If you recently switched to non-connected, long-lasting LEDs, fear not. You can still make them smart with switches. This is more work than swapping a bulb, but it has some advantages. With the Lutron Caséta wireless dimmers, you don’t have to worry about leaving them in the “on” position all the time. Even if you manually push the off button on the wall switch, you can still turn the lights back on with your voice via Alexa or Siri or from the app. You can schedule your lights to turn on and off at certain times or when you’ve left home. Keep in mind that the Lutron dimmers require a bridge.
Be aware: With any rewiring project, you’re going to need access to your circuit breaker and may want to bring in an electrician. The Lutron switch doesn’t require a neutral wire, but the Elgato Eve switch does. None of the switches listed below will work with 3-way switches.
For lamps with non-smart bulbs, connected plugs are a good option. They fit into an outlet and turn on and off whatever you plug in. You connect with them via Bluetooth or Wi-Fi, depending on the switch. Many are standalone devices, meaning you don’t need a hub to make them work. In addition to letting you turn a lamp on or off, you should be able to set schedules, integrate it with IFTTT, and in some cases control the plug when you’re out and about. Some, like the Belkin WeMo Insight Switch, can also monitor your energy usage for whatever’s plugged into it.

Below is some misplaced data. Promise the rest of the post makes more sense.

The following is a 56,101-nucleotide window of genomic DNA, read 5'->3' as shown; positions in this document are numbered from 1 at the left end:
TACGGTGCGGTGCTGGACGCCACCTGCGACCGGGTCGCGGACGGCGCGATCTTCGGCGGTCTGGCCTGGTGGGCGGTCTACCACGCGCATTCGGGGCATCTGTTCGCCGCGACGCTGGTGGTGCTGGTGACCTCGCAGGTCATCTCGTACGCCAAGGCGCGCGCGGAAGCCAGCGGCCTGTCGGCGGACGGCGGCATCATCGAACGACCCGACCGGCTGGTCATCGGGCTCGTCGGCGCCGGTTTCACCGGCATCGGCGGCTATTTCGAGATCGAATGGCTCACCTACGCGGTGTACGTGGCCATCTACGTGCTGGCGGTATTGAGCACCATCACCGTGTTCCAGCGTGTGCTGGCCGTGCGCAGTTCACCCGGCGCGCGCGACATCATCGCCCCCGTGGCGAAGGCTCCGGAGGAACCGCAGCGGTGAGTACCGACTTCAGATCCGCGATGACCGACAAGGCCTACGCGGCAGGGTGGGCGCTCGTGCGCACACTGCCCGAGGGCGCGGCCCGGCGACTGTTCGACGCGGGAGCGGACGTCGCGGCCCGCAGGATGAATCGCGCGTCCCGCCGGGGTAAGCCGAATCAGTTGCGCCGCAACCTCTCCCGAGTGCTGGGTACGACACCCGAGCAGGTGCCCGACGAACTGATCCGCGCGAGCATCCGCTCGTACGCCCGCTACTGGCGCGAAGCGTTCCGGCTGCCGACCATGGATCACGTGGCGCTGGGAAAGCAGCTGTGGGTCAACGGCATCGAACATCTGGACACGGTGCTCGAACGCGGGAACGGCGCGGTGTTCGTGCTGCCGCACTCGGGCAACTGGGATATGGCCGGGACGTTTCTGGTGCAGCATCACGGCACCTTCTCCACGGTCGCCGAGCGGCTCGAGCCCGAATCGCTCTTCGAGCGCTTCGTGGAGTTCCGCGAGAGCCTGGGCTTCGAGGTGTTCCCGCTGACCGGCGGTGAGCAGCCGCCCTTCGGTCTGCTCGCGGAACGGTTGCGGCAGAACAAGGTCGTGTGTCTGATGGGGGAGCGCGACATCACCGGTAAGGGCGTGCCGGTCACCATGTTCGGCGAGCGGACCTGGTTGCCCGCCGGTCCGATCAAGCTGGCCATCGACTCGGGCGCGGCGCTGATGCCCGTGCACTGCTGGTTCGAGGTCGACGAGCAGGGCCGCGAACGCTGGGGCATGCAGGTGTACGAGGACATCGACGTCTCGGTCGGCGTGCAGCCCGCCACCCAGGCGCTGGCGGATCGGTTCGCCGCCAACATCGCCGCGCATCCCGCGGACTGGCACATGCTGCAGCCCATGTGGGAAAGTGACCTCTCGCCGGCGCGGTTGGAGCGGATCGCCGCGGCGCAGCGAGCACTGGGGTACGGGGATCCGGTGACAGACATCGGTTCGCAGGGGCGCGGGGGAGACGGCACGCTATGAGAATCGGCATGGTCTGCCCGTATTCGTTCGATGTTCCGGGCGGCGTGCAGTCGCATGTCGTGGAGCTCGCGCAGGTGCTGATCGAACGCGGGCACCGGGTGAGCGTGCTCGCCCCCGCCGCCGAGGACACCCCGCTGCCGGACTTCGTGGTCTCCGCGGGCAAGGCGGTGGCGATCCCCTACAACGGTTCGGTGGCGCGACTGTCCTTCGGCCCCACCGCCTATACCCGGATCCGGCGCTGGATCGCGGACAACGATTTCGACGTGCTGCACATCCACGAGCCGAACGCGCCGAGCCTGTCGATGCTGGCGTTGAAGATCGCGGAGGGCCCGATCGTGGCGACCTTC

Be aware: Like light switches, lamps plugged into a smart outlet need to always be in the on position. Some models are pretty bulky and can actually encroach into the second outlet’s space, depending on how you plug it in.
All the pretty colors
There’s no doubt that color-changing lights are cool. I have a routine called “murder” set up for a Halloween party that turns my Hue and Lifx 1000 bulbs red at 50-percent brightness. There are a couple of issues, though. My living room doesn’t have an overhead light, and when I had two lamps with Hue’s 800-lumen color bulbs providing all the light, it was way too dim. The Lifx Color 1000 is definitely brighter at 1,055 lumens, so it’s closer to a 75-watt equivalent than a 60-watt, like the Hue. I have two Hue bulbs installed in the overhead light above my dining room table, and they work just fine, probably because it doesn’t need to illuminate a whole room.
When I run my “creepy green” setup, my Hue and Lifx bulbs turn green at 50 percent. Here’s the thing, though: My Lifx is a bright, emerald-y green that would draw Gatsby’s attention. The Hue bulbs are sort of yellow with tinges of green. They’re also not all the same green, as you can see in these pictures of the app.
Most smart bulbs, whether colorful or not, tend to hang out in the 700 to 800 lumen range, but it’s not the only factor you’ll want to consider: Color temperature will also play a role. (Check out more info in our LED bulb buying guide.)
Siri vs. Alexa